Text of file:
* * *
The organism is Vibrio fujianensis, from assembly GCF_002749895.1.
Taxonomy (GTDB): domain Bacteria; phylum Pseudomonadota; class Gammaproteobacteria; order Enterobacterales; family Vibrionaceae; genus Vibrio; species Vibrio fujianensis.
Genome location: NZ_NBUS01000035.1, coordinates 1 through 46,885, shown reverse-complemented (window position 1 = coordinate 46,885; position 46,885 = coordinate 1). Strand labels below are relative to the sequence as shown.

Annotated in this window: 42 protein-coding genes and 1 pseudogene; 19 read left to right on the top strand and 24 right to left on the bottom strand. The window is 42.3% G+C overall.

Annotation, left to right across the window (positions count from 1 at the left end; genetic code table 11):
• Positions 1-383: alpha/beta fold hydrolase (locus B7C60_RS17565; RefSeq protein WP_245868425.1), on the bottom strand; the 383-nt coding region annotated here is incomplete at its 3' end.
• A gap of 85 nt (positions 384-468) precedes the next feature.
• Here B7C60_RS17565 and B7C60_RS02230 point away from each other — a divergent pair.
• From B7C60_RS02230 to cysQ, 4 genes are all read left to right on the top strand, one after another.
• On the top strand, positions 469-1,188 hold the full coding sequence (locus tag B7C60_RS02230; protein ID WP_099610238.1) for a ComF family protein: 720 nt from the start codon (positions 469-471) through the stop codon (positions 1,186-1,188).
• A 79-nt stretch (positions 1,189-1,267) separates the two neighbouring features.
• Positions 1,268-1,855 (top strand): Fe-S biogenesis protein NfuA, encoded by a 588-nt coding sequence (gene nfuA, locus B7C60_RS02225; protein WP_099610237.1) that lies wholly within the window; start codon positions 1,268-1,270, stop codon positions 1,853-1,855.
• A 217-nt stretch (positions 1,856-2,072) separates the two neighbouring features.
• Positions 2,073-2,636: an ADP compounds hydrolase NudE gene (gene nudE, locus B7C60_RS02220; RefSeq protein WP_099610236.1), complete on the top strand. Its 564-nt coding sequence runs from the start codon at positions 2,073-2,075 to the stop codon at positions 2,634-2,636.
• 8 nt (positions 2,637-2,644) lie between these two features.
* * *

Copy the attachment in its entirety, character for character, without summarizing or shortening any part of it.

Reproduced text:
The organism is Vibrio fujianensis, from assembly GCF_002749895.1.
Taxonomy (GTDB): domain Bacteria; phylum Pseudomonadota; class Gammaproteobacteria; order Enterobacterales; family Vibrionaceae; genus Vibrio; species Vibrio fujianensis.
Genome location: NZ_NBUS01000035.1, coordinates 1 through 46,885, shown reverse-complemented (window position 1 = coordinate 46,885; position 46,885 = coordinate 1). Strand labels below are relative to the sequence as shown.

Annotated in this window: 42 protein-coding genes and 1 pseudogene; 19 read left to right on the top strand and 24 right to left on the bottom strand. The window is 42.3% G+C overall.

Annotation, left to right across the window (positions count from 1 at the left end; genetic code table 11):
• Positions 1-383: alpha/beta fold hydrolase (locus B7C60_RS17565; RefSeq protein WP_245868425.1), on the bottom strand; the 383-nt coding region annotated here is incomplete at its 3' end.
• A gap of 85 nt (positions 384-468) precedes the next feature.
• Here B7C60_RS17565 and B7C60_RS02230 point away from each other — a divergent pair.
• From B7C60_RS02230 to cysQ, 4 genes are all read left to right on the top strand, one after another.
• On the top strand, positions 469-1,188 hold the full coding sequence (locus tag B7C60_RS02230; protein ID WP_099610238.1) for a ComF family protein: 720 nt from the start codon (positions 469-471) through the stop codon (positions 1,186-1,188).
• A 79-nt stretch (positions 1,189-1,267) separates the two neighbouring features.
• Positions 1,268-1,855 (top strand): Fe-S biogenesis protein NfuA, encoded by a 588-nt coding sequence (gene nfuA, locus B7C60_RS02225; protein WP_099610237.1) that lies wholly within the window; start codon positions 1,268-1,270, stop codon positions 1,853-1,855.
• A 217-nt stretch (positions 1,856-2,072) separates the two neighbouring features.
• Positions 2,073-2,636: an ADP compounds hydrolase NudE gene (gene nudE, locus B7C60_RS02220; RefSeq protein WP_099610236.1), complete on the top strand. Its 564-nt coding sequence runs from the start codon at positions 2,073-2,075 to the stop codon at positions 2,634-2,636.
• 8 nt (positions 2,637-2,644) lie between these two features.